Mental health services were already overstretched and the pandemic has made everything much worse. Mindful Art Club gives people a way to access help and support immediately, without a waiting list, and without finances being a barrier to access.
Peggy and I are helping to create a world where peer support, mindfulness, creative activities, and social connection is more easily available in local communities.
So, Mindful Art Club offers community groups and well-being courses supporting mental health through creativity and social connection. It’s about managing stress and loneliness in a creative way. Our groups give people the opportunity to share their feelings, practice mindfulness, create art, relax and chat
“The virus has made it feel like the ground has been swept from beneath my feet. I am left wobbling and uncertain of how to feel grounded. Fortunately Mindful Art has gone online and they are working really hard to provide us with twice weekly mindfulness and art sessions it is such an important part of my week. My family are away from me, I can’t attend any groups and my psychiatrist has just discharged me, leaving me with no support in place. I love the art section of the session and am learning how regular mindfulness can calm my anxiety. Emma and Peggy are giving me, and possibly everyone who logs in, time for self-awareness and to gain support from others. It is something I look forward to, and leave feeling connected and supported’-Shona who attends our groups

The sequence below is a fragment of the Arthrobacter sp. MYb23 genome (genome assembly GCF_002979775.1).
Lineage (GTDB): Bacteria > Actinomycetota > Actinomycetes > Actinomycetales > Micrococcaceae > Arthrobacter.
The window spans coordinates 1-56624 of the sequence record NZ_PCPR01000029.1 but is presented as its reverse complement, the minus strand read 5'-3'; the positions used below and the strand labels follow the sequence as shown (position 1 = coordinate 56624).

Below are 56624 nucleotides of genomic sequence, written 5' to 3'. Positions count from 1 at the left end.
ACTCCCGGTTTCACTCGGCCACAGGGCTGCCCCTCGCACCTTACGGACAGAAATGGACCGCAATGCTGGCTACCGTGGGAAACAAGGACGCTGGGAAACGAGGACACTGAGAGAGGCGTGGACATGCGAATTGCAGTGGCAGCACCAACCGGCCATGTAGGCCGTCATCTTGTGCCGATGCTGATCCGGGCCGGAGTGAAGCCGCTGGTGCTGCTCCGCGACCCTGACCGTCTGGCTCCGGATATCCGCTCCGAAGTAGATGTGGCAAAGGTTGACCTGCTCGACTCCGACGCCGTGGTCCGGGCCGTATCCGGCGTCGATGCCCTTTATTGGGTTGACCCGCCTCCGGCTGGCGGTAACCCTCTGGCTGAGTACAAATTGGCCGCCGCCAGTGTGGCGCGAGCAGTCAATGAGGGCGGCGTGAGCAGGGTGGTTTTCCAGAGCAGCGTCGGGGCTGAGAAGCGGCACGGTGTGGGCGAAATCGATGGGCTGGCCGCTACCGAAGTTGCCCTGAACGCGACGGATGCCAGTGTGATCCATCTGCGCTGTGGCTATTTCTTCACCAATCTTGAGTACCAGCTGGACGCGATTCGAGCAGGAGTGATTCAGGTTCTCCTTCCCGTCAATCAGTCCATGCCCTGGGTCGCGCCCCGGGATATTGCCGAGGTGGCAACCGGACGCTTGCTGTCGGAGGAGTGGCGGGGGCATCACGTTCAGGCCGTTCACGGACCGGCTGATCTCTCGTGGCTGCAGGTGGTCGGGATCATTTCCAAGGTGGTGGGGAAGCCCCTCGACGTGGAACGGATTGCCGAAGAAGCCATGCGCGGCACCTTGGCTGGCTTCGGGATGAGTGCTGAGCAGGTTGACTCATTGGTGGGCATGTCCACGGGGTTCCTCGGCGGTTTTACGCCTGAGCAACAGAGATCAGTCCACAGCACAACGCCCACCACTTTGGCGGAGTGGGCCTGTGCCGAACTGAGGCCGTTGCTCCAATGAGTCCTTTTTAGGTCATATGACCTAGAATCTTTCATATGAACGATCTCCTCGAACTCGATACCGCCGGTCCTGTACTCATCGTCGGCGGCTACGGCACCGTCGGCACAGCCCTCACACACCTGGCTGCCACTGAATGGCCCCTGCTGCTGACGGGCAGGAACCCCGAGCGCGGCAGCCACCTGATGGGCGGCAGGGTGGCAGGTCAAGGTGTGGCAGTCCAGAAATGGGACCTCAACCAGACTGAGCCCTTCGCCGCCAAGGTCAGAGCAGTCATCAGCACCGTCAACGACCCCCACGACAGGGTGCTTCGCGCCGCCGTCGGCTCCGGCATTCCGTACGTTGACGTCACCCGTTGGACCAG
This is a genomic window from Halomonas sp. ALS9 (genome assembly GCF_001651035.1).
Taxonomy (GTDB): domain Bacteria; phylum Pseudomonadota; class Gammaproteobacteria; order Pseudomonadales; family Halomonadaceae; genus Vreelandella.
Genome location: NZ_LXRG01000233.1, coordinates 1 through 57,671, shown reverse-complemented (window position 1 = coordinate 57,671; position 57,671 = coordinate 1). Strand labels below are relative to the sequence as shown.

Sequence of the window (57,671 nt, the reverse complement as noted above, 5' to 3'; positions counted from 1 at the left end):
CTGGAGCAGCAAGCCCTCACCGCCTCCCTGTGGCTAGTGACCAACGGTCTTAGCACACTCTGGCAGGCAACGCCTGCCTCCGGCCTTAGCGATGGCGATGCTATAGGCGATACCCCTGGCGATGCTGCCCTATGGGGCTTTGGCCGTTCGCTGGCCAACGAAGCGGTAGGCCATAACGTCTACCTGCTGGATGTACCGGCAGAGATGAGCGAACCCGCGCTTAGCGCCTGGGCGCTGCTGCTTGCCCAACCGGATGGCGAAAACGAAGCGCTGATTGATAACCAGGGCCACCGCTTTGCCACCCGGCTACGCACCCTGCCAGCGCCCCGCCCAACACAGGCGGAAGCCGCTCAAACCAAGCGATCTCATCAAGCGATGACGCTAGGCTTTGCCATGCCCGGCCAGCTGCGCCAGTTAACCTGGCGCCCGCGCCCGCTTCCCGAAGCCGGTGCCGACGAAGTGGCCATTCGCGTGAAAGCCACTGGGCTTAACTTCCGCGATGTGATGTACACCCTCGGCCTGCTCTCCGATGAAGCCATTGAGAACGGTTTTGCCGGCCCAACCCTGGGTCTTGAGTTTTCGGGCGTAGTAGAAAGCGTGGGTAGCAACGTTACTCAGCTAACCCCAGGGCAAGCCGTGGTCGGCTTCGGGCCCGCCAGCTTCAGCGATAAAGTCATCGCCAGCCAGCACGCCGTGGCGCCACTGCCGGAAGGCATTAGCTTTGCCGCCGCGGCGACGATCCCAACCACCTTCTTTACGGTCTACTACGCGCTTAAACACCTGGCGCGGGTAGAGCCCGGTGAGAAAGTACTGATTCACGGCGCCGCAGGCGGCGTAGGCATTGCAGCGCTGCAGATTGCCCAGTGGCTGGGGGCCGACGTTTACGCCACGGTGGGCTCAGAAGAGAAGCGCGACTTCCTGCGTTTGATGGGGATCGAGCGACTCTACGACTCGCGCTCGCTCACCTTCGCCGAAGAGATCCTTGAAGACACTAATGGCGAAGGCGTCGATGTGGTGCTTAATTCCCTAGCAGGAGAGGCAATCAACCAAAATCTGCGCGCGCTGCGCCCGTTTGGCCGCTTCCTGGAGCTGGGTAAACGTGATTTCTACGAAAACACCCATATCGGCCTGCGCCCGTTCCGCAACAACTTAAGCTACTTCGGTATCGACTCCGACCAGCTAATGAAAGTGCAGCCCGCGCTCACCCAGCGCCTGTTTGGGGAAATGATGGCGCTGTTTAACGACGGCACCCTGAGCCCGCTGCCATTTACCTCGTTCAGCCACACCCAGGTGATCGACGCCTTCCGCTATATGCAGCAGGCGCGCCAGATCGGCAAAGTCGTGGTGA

How will they work together to achieve this?

We will work together to achieve this as we all have a shared vision of how we want our communities to look, have a passion for helping people and different skills and experiences. We know each other well and our aware of our different skills and weaknesses.

Peggy Melmoth: My business partner. Peggy is my business partner and we met when we were both working at Broadreach. She has had her own business for years doing art commissions and blogging about narrow boats. Therefore, she is experienced in advertising, website design and social media. At the moment she is doing her level 4 in counselling so will be a qualified counsellor in a year. She also has a degree in art. She is a great person to work with as she really cares about people and are different skill sets match each other